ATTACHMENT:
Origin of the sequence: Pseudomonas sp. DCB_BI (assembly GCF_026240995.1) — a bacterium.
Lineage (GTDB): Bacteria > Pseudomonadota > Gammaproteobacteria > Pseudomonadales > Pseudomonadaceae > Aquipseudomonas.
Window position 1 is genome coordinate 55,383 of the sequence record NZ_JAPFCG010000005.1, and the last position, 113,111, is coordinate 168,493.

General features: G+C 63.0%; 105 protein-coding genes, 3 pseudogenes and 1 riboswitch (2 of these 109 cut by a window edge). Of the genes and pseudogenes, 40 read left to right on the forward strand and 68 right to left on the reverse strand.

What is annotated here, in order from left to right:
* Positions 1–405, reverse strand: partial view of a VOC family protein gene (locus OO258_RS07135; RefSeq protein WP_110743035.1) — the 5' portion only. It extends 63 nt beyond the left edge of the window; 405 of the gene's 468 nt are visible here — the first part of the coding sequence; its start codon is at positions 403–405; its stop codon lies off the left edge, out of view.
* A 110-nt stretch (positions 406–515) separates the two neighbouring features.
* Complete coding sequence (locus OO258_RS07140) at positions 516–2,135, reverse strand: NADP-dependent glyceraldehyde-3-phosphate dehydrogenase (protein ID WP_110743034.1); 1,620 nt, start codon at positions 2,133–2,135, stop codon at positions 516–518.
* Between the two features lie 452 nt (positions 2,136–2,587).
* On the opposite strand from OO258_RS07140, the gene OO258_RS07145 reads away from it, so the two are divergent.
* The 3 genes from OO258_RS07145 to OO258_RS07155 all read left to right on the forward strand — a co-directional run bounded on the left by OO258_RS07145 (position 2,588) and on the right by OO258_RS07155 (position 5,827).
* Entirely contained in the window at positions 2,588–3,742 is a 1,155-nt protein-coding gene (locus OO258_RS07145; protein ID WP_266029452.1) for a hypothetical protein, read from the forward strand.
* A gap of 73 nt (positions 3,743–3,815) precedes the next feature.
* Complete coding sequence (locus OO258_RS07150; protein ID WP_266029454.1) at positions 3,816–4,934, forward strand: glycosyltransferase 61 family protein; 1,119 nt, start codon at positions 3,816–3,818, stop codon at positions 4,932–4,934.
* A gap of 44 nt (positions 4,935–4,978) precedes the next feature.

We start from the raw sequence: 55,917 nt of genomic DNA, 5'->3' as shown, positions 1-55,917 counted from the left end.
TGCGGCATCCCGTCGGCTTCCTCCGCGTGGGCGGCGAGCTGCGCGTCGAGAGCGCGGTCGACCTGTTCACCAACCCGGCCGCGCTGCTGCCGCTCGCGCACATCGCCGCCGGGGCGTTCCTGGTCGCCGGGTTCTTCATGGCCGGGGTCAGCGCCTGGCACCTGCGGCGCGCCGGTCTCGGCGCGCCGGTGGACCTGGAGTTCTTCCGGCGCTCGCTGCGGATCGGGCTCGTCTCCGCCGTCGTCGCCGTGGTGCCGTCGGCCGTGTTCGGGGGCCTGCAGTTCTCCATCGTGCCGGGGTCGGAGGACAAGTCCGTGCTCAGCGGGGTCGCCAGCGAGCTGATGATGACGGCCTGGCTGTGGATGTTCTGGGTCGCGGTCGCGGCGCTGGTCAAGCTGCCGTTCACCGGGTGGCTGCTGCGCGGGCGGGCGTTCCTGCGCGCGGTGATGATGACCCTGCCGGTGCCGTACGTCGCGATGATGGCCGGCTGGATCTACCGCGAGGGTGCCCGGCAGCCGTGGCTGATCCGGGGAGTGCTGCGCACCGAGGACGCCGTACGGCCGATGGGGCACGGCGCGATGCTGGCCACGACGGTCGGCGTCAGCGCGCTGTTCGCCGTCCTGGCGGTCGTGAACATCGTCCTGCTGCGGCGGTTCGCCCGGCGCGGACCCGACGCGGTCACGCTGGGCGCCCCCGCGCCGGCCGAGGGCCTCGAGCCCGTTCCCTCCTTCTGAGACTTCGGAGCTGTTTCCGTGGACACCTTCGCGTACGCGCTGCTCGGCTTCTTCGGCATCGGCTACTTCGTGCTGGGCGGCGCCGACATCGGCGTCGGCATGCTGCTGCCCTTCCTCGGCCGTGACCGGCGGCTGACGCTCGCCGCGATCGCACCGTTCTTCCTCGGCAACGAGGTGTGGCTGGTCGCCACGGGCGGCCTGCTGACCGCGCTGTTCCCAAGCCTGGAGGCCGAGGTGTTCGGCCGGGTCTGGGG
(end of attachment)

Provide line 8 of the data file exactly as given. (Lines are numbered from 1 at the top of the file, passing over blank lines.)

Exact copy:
* Complete coding sequence (locus OO258_RS07140) at positions 516–2,135, reverse strand: NADP-dependent glyceraldehyde-3-phosphate dehydrogenase (protein ID WP_110743034.1); 1,620 nt, start codon at positions 2,133–2,135, stop codon at positions 516–518.